Regular readers will have gathered that the bulk of the prose in Hooting Yard is the result of many, many hours of painstaking research. Before writing Pipistrelle Pursuivant, for example, I needed to know a lot more about heraldic bats than I did when I woke up that morning. Indeed, I had much to learn about bats, and even more about heraldry. To gain a precarious foothold in the latter, one of my sources was Pimbley’s Dictionary of Heraldry.
I must say, having read it in full, that this is the very model of what a dictionary can be. Seldom have I found such a rigorous approach to the act of definition. Pimbley’s are clear, succinct, and remarkable. Take this, as just one example: there you are, thumbing through your heraldic dictionary, wanting – even needing – to know what is meant by the phrase ‘Barry bendy dexter and sinister’. Pimbley defines it as ‘a combination of barry and bendy dexter and sinister’. Isn’t that perfect? You close the book, thump your fist on your escritoire, and furrow your brow, older and wiser than you were but a minute ago.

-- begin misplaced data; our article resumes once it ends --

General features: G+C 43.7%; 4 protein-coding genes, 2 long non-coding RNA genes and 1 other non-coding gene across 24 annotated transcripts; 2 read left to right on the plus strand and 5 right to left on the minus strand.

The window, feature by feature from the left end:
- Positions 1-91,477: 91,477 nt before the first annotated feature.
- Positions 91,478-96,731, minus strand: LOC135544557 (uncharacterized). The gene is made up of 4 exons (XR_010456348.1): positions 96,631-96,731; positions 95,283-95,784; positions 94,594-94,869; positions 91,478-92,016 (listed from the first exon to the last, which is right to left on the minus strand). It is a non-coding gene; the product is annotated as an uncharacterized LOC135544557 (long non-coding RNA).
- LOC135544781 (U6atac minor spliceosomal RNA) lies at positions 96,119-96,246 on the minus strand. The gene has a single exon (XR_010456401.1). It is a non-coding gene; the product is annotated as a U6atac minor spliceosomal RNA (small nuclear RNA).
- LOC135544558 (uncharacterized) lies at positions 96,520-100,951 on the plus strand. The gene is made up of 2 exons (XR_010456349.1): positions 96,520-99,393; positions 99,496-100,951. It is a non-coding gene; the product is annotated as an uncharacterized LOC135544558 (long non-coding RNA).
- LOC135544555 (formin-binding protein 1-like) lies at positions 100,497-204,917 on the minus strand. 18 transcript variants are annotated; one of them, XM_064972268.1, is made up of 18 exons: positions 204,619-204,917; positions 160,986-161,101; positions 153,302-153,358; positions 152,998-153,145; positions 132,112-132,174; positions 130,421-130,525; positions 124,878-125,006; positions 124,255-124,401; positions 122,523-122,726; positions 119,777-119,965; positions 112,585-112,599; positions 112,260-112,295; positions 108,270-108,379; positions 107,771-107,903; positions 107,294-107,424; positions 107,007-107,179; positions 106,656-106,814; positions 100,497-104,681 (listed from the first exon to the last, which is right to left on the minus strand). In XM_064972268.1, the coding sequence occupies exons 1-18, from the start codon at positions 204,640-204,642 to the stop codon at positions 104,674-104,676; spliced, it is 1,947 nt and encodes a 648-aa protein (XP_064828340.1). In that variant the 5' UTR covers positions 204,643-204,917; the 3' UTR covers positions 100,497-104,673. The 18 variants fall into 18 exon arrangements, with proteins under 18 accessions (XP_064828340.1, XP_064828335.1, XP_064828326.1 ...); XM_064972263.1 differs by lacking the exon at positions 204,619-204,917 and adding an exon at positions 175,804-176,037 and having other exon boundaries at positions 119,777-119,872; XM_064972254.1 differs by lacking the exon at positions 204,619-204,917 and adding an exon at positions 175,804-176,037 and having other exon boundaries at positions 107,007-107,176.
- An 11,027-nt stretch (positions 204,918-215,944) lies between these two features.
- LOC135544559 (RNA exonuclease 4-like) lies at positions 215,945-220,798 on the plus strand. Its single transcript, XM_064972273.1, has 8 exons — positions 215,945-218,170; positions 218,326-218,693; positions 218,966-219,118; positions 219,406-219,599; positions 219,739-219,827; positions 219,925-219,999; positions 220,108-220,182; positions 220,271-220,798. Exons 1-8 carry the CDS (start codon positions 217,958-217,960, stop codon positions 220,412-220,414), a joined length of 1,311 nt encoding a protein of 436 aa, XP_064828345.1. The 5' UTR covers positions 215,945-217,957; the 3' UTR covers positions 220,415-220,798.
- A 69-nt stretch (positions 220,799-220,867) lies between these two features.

- World of Birds
- Where Are They Now? No. 12 : Tad Wensleydale
- The Thing
- Splendidly Useful Definition
- Docent With A Speech Impediment
- Quotation from ‘The History Of England And Great Britain’ by Professor Meikeljohn
- Quotation from ‘Spying In Guru Land’ by William Shaw